The position compensator and tilt hold circuit 44 (position circuit) receives the four hundred eighty TPI position signal from the slope circuit 42 along a line 624. The signal is passed through a resistor 626 and a switch 628. Switch 628 is controlled by an inverse four hundred eighty POSM signal received at a point 630 from controller 28. The four hundred eighty POSM signal indicates that the system 10 is in the four hundred eighty position mode. If the system 10 were in the ninety-six TPI position mode, switch 628 would be open and switch 632 would be closed. Switch 632 is controlled by an inverse ninety-six POSM signal at a point 636. If the system 10 is in the ninety-six TPI position mode, then the position compensator 44 receives the ninety-six TPI position signal from point 250 via a resistor 637.

The position compensator 44 is further comprised of a resistor 640, an amplifier 642, a diode 644, a diode 646, a resistor 648, a capacitor 650, a switch 652 and an amplifier 654. The position compensator 44 modifies the four hundred eighty TPI position signal from the slope circuit 42 or the ninety-six TPI position signal from the velocity and ninety-six TPI slope selector circuit 48 and modifies them to produce a desired position mode velocity signal at a line 656.

The position compensator 44 also has a tilt hold feature to compensate for tilt of the disk drive. When the disk drive is tilted, more force is required to be exerted by the linear motor 62 to keep the heads 16 on track. Capacitor 650 stores a charge which is a measure of the bias needed to compensate for the tilt. Capacitor 650 is charged during the initial power-up of the system 10 and is used for all three modes of operation. Switch 652 disables the tilt feature by discharging capacitor 650. Switch 652 is controlled by an inverse I-reset signal at a point 658 from controller 28. During operation, the bias on capacitor 650 is normally kept on, even when the system 10 switches between velocity (seek) and position (on-track) modes.

The integrator 50 is comprised of a resistor 660, a resistor 662, a resistor 663, an amplifier 664, a resistor 666, a resistor 668, an amplifier 670, a resistor 672, a resistor 673, an amplifier 674, a capacitor 676, a resistor 678, and a switch 680. The integrator 50 integrates the measured velocity signal from point 244 to provide information of the position movement of the heads 16 between reading of the servo sectors when the system 10 is in the four hundred eighty TPI position mode. These integrated signals are called fill-in position signals. These fill-in position signals are added to the four hundred eighty TPI position signal at a point 682. The fill-in position signal plus the last four hundred eighty TPI position signal from the last servo sector sample reading provides a good approximation of the position of the heads 16. When the servo sector is being read, the four hundred eighty TPI position signal gives the actual present location of the heads 16 and the fill-in position signal is not needed. So when the servo sector is being read, the controller 28 sends an integrator signal to a point 684 which closes switch 680 and discharges capacitor 676 and thereby disables the integrator 50.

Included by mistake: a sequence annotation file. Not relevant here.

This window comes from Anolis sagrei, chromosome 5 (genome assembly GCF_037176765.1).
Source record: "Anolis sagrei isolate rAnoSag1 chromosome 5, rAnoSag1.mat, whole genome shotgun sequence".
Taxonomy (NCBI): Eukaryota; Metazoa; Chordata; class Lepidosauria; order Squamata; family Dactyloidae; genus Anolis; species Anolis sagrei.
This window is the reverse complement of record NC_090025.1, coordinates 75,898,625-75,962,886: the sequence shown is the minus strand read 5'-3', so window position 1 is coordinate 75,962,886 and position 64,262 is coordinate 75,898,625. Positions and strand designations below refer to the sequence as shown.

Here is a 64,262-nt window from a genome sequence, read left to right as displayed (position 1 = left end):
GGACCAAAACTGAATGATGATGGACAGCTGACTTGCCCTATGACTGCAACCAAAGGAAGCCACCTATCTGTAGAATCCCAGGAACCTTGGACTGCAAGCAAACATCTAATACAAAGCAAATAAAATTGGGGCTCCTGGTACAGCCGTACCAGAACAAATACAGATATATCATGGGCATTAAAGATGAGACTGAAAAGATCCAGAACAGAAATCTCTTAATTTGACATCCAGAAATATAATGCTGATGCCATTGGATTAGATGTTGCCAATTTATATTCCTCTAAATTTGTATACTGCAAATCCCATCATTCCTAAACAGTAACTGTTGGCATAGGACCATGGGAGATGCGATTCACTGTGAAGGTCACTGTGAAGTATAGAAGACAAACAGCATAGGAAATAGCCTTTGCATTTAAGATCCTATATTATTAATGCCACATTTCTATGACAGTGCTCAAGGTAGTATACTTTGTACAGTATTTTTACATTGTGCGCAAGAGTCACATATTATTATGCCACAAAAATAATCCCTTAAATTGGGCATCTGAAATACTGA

The adder 54 is comprised of a resistor 690, a resistor 692, a resistor 694, a resistor 696 and an amplifier 698. The adder 54 takes the desired position mode velocity signal from the position compensator 44 and compares it to the measured velocity signal from the damping circuit 52. The adder 54 trys to keep the measured velocity signal equal to the desired position mode velocity by outputting an appropriate error signal at a point 700.

The damping circuit 52 is comprised of a resistor 710, a switch 712 and a switch 714. During the velocity mode, controller 28 puts out a velocity/inverse position signal at a point 716. This causes switch 714 to open and prevents the measured velocity signal from reaching adder 54. The switch 714 remains closed during a position mode.

The damping circuit 52 has a damping feature. As stated above, the adder 54 puts out an error signal which trys to equalize the measured velocity and the desired position mode velocity. However, if the heads 16 are already close to being on-track, then moving them to correct the position may cause the heads to overshoot the track. So if the heads 16 are close to being on-track, the four hundred eighty damping signal from point 476 will cause switch 712 to close and the system 10 will be overdamped. If the heads 16 are very far from the track, then the four hundred eighty damping signal will cause switch 710 to open and system 10 will be underdamped. When the heads 16 are very far off-track, the underdamped condition is necessary to allow the heads to respond quickly and move toward the track. The ninety-six POSM signal is gated with the four hundred eighty damping signal at a NOR gate 720. The system is underdamped during ninety-six TPI position mode.

The velocity compensator 56 is comprised of an inverter 722, a switch 724, a resistor 726, a resistor 728, a switch 734, a resistor 736, a switch 738, a resistor 740, a switch 742, a resistor 744, and an amplifier 746. When the system 10 is in a position mode, the switch 734 is closed and the error signal from adder 54 is output as a motor control signal to a point 750. Motor control signal goes to linear motor 62 via power amp 60. Switch 734 is controlled by the velocity/inverse position signal from point 716. If the velocity mode is on, switch 734 is open. The error signal from adder 54 then passes through resistor 736. The error signal is still used in the velocity mode because of the need for biasing from the tilt feature.